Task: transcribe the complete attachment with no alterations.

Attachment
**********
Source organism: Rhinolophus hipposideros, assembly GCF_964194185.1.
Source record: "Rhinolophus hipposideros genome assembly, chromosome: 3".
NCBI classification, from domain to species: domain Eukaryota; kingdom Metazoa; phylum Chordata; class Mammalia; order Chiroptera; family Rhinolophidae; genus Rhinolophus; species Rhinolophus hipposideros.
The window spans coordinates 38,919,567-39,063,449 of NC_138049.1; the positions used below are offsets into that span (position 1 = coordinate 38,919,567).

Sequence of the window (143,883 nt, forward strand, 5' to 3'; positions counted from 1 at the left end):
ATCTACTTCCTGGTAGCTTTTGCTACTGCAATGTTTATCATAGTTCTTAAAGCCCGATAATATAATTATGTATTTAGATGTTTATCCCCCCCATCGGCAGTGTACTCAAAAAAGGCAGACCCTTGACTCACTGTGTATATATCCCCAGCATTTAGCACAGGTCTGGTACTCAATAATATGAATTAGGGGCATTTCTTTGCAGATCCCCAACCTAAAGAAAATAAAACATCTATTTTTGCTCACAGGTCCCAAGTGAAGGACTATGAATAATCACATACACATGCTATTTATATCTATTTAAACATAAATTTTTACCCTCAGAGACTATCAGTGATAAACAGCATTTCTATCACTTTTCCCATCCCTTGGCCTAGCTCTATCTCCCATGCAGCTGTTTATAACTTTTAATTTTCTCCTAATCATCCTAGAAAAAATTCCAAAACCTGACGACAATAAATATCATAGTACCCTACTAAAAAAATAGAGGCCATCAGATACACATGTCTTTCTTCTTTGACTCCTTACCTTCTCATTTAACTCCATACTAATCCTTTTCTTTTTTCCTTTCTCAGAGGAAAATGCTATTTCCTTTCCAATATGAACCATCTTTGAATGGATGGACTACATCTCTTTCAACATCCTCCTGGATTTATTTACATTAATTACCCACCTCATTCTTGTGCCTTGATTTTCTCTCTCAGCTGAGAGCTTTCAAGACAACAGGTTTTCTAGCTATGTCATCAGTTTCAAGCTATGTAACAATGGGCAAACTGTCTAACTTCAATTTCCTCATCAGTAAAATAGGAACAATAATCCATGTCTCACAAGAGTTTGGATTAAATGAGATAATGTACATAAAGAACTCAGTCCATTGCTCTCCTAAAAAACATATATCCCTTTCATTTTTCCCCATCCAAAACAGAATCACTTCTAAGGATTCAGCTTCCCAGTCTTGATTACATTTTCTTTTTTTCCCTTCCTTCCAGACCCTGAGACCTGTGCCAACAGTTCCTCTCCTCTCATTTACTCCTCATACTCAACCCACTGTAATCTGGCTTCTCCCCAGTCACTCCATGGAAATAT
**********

Source organism: Rhinolophus hipposideros, assembly GCF_964194185.1.
Source record: "Rhinolophus hipposideros genome assembly, chromosome: 3".
NCBI classification, from domain to species: domain Eukaryota; kingdom Metazoa; phylum Chordata; class Mammalia; order Chiroptera; family Rhinolophidae; genus Rhinolophus; species Rhinolophus hipposideros.
The window spans coordinates 38,919,567-39,063,449 of NC_138049.1; the positions used below are offsets into that span (position 1 = coordinate 38,919,567).

Sequence of the window (143,883 nt, forward strand, 5' to 3'; positions counted from 1 at the left end):
ATCTACTTCCTGGTAGCTTTTGCTACTGCAATGTTTATCATAGTTCTTAAAGCCCGATAATATAATTATGTATTTAGATGTTTATCCCCCCCATCGGCAGTGTACTCAAAAAAGGCAGACCCTTGACTCACTGTGTATATATCCCCAGCATTTAGCACAGGTCTGGTACTCAATAATATGAATTAGGGGCATTTCTTTGCAGATCCCCAACCTAAAGAAAATAAAACATCTATTTTTGCTCACAGGTCCCAAGTGAAGGACTATGAATAATCACATACACATGCTATTTATATCTATTTAAACATAAATTTTTACCCTCAGAGACTATCAGTGATAAACAGCATTTCTATCACTTTTCCCATCCCTTGGCCTAGCTCTATCTCCCATGCAGCTGTTTATAACTTTTAATTTTCTCCTAATCATCCTAGAAAAAATTCCAAAACCTGACGACAATAAATATCATAGTACCCTACTAAAAAAATAGAGGCCATCAGATACACATGTCTTTCTTCTTTGACTCCTTACCTTCTCATTTAACTCCATACTAATCCTTTTCTTTTTTCCTTTCTCAGAGGAAAATGCTATTTCCTTTCCAATATGAACCATCTTTGAATGGATGGACTACATCTCTTTCAACATCCTCCTGGATTTATTTACATTAATTACCCACCTCATTCTTGTGCCTTGATTTTCTCTCTCAGCTGAGAGCTTTCAAGACAACAGGTTTTCTAGCTATGTCATCAGTTTCAAGCTATGTAACAATGGGCAAACTGTCTAACTTCAATTTCCTCATCAGTAAAATAGGAACAATAATCCATGTCTCACAAGAGTTTGGATTAAATGAGATAATGTACATAAAGAACTCAGTCCATTGCTCTCCTAAAAAACATATATCCCTTTCATTTTTCCCCATCCAAAACAGAATCACTTCTAAGGATTCAGCTTCCCAGTCTTGATTACATTTTCTTTTTTTCCCTTCCTTCCAGACCCTGAGACCTGTGCCAACAGTTCCTCTCCTCTCATTTACTCCTCATACTCAACCCACTGTAATCTGGCTTCTCCCCAGTCACTCCATGGAAATAT